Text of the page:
• Offers practical tips for finding balance between being fully immersed in the beautiful but demanding path of motherhood and maintaining a sense of self.
• Provides helpful herbal tips and recipes and includes gentle yoga exercises.
• Addresses a new mother's need to replenish her body, mind, and spirit so that she can nurture her child.
• By the author of The Natural Pregnancy Book and Vaccinations: A Thoughtful Parent's Guide.
New mothers need care and support to adjust to the myriad challenges facing them after birth: changing body image, lifestyle, work arrangements, and relationships. Midwife, herbalist, and mother of four, Aviva Jill Romm shares her insights into how to make this crucial time a happy one. She provides essential advice for preparing for the postpartum period, coping during the first few days after the birth, establishing a successful breast-feeding relationship, getting enough rest, eating well even with a hectic schedule, and finding time to regain strength and tone with gentle yoga exercises. Woven throughout are helpful herbal tips and recipes to make the first year of motherhood a naturally healthy one.
Natural Health after Birth also addresses a new mother's need to replenish her body, mind, and spirit so that she can nurture her child. This book provides support both for women who plan to be home full or part time during the first year and those who must return to their jobs soon after the birth. With humor and compassion, Romm offers mothers practical wisdom for attaining the delicate balance between being fully immersed in the beautiful but demanding path of motherhood and maintaining a sense of self.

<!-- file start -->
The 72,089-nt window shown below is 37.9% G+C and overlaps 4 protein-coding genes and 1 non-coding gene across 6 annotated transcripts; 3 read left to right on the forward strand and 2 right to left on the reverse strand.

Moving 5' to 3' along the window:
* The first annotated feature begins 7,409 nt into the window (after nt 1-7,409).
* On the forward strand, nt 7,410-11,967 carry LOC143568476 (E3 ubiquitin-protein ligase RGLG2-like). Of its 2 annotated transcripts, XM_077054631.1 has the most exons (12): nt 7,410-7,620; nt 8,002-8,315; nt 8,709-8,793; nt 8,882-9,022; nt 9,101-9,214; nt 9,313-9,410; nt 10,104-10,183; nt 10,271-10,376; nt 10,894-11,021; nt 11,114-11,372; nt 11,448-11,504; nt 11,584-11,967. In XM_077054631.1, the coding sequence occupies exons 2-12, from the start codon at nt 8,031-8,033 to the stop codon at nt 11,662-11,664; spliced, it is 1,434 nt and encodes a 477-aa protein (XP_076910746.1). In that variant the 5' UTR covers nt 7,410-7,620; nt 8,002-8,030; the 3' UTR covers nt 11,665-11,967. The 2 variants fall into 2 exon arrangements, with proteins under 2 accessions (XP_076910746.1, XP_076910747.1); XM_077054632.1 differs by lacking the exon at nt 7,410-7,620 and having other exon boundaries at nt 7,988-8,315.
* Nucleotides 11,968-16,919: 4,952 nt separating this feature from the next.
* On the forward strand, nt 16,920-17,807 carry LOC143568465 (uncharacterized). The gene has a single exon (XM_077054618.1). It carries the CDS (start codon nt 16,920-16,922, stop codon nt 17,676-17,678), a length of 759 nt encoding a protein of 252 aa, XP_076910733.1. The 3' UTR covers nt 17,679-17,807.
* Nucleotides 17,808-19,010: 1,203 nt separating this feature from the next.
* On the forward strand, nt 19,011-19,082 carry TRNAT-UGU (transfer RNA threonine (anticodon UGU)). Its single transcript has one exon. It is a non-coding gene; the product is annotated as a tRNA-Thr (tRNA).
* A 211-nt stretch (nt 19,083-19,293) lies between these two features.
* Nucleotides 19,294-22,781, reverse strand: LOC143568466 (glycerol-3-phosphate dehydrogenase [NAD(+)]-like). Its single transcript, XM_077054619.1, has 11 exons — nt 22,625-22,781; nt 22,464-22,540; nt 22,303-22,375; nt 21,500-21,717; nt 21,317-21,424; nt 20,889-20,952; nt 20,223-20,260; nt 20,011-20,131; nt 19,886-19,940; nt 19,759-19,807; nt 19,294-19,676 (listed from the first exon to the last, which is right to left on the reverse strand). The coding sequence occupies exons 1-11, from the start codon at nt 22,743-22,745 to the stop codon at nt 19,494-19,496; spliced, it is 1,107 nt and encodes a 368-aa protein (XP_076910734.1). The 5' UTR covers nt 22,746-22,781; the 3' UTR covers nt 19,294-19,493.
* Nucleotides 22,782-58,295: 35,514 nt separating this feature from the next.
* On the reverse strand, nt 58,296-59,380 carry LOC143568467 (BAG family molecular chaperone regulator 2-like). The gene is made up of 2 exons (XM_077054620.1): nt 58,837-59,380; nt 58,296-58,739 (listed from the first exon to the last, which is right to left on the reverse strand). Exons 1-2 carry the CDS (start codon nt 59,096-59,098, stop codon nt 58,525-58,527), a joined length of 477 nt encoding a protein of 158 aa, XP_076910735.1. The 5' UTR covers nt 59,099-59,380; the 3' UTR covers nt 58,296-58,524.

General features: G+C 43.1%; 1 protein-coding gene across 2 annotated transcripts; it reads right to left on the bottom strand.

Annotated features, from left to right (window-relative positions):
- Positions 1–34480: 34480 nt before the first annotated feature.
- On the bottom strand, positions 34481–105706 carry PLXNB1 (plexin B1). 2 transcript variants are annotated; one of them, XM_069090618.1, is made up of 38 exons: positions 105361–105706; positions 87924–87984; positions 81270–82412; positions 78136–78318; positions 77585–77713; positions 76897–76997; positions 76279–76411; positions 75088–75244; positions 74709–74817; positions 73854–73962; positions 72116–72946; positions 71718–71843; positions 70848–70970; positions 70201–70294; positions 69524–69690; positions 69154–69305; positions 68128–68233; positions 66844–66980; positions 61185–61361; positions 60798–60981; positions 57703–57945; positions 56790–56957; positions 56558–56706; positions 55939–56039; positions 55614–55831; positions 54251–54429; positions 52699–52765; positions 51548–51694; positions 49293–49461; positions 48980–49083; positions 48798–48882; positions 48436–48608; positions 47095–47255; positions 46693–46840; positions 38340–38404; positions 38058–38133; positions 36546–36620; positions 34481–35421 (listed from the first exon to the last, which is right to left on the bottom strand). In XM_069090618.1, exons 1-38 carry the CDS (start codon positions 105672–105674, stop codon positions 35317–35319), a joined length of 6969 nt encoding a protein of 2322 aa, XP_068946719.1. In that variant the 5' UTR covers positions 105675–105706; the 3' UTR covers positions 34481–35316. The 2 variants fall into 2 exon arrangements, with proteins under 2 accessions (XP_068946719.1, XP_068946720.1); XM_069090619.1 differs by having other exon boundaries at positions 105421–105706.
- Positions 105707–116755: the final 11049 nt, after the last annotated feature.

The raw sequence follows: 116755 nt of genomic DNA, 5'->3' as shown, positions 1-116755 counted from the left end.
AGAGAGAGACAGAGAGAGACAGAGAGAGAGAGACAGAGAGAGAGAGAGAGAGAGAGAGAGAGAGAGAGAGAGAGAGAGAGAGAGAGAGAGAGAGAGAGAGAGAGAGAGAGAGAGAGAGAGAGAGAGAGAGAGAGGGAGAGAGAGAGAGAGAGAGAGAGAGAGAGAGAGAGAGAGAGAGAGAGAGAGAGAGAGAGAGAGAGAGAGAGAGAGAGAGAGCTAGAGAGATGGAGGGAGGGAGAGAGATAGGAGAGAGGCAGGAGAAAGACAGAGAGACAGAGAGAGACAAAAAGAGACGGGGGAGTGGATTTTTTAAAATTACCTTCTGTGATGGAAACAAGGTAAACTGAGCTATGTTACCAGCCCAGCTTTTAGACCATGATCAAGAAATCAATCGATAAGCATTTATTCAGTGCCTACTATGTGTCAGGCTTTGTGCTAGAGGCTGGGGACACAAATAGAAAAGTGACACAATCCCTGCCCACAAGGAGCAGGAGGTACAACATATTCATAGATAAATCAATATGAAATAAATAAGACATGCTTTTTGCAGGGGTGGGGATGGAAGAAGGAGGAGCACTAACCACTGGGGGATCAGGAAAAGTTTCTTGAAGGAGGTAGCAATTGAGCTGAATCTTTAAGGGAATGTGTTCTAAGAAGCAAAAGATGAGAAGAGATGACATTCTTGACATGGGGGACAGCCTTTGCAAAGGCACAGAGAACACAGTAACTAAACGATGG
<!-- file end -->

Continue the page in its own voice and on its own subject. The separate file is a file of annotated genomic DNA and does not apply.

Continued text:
Midwife Raven Lang once stated, "As long as the baby is still in diapers and you're up in the night, you're postpartum." Such a view reminds mothers that the demands of motherhood, which can include intense sleep deprivation and maximum amounts of energy being poured out 24 hours a day, 7 days a week to another person, no matter how loved and wanted that baby is, is demanding. Unfortunately, our cultural definition of postpartum does not include this more simple and holistic view.
Rather than limiting postpartum to an arbitrarily chosen six weeks allowed for recovery, many midwives, childbirth educators, and postpartum doulas are encouraging women to see the postpartum as a fourth trimester, allowing themselves at least a full three months for physical recovery, spiritual integration, and emotional assimilation. Even three months, agree many experts, may be too short a time, with many mothers saying that it was closer to eight months when they began to feel more settled in their role as mother, and able to also regain a sense of personal identity and clarity. Three months, however, may be considered the first milestone when women begin to feel like they are getting their feet on the ground. It also gives friends and family a clear framework for setting expectations for the mother, allowing her three full months to receive active help and support. Most of all, it allows you to be gentle with yourself on those days that are more challenging, and gives you an excuse to lie around snuggling with that beautiful baby, savoring every minute as he or she blossoms before your eyes.